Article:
In the end, the entire process of leaving is a blur. The “last” times don’t matter. What matters is the hundreds of times I rode the L train and stood crowded in with my neighbors, hot and angry as we collectively endured a signal malfunction. All the times we hiked up to the MoMA for a superb afternoon of art. The memories we shared at our local ramen spot. The years I spent crammed into my first apartment and the shenanigans I shared with my roommates. I won’t remember the first time or the last time for many things, but instead everything in between that made life in the city wonderful and terrible at the same time.
I read a book – Goodbye to All That – as part of my self-help between our early talks of leaving and actually convincing myself we would go. I can’t help but love New York, and I’m happy to finally have a story about leaving it.
July 24, 2015
Our team has transitioned into a fairly lean UX process, and that means we’re often having quick design reviews and impromptu shares of our projects.
For some of our designers, they’re happy to shoot from the hip and explain their work freely. For others, it’s a flustering experience to have to stop in the middle of their thinking and explain where they’re at.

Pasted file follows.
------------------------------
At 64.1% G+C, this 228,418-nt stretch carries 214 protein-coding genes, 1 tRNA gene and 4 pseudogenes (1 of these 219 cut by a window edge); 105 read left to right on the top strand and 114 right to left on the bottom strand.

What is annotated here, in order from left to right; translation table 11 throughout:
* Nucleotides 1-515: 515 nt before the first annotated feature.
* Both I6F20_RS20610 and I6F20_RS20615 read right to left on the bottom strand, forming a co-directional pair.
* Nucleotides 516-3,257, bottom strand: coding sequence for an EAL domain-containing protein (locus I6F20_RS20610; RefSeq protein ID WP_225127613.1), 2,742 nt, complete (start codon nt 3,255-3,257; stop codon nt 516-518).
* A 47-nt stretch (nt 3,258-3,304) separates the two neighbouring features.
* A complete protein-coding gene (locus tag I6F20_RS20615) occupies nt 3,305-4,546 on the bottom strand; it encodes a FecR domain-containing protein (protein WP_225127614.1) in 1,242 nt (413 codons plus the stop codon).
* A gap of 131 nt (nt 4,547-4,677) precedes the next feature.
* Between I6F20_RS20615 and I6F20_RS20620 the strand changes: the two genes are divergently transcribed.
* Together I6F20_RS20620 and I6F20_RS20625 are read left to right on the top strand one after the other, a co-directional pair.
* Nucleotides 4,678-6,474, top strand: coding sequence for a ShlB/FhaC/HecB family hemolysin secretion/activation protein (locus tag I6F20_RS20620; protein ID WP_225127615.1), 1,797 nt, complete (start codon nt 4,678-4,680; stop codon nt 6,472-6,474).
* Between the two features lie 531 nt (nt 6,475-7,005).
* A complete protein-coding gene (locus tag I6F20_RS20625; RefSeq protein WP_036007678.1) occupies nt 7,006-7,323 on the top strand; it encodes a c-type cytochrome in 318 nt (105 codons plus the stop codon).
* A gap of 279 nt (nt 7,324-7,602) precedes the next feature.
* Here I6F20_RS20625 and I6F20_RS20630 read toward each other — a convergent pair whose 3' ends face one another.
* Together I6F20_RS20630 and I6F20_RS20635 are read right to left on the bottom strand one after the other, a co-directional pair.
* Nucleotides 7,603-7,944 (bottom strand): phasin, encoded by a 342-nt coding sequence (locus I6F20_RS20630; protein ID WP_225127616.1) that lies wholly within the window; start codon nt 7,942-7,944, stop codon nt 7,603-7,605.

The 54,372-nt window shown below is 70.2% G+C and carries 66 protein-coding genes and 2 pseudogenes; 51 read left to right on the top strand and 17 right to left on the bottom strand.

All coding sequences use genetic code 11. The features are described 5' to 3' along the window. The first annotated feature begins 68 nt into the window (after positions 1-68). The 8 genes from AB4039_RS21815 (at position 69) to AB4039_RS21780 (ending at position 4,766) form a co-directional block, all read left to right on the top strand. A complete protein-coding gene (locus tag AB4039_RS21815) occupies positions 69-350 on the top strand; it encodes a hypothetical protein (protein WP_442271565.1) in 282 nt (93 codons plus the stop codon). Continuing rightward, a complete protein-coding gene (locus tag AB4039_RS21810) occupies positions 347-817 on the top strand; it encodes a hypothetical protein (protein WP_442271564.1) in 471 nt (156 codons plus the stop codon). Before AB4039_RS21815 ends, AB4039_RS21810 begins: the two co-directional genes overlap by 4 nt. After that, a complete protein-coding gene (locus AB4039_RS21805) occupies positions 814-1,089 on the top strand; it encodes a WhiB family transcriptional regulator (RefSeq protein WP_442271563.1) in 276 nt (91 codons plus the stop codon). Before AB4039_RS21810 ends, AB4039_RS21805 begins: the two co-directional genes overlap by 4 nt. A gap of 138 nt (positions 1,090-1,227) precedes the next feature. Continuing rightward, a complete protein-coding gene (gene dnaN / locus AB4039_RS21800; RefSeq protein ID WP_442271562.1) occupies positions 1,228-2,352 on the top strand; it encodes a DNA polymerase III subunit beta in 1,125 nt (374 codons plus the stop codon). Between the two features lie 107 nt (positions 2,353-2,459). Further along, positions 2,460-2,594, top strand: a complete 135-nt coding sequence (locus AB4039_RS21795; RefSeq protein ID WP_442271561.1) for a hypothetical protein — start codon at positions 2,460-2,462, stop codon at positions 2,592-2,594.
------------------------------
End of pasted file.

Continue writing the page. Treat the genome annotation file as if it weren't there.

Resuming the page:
I wanted to put together a simple framework for sharing our work so we can effectively communicate with one another and receive good feedback at the right moments in the design process. Even if it’s a short, 15-minute review we all go through the same steps of communicating a design. The framework below can be helpful for short conversations and longer critiques with big groups of stakeholders.
1. Context: Set up the conversation
What is the problem you’re solving?
What work have you done so far?
What fidelity of work will we see today?
Recap any major past decisions for attendees who may have missed them.
2. Content: Show the work
Walk us through a flow and tell a story to illustrate how it works.
Tell us how the design solution is solving the problem or meeting a business goal.
3. Critique: Collect feedback
Come prepared with a few key questions you want to discuss.
If you’re looking to reach a decision about a design direction or detail, say so!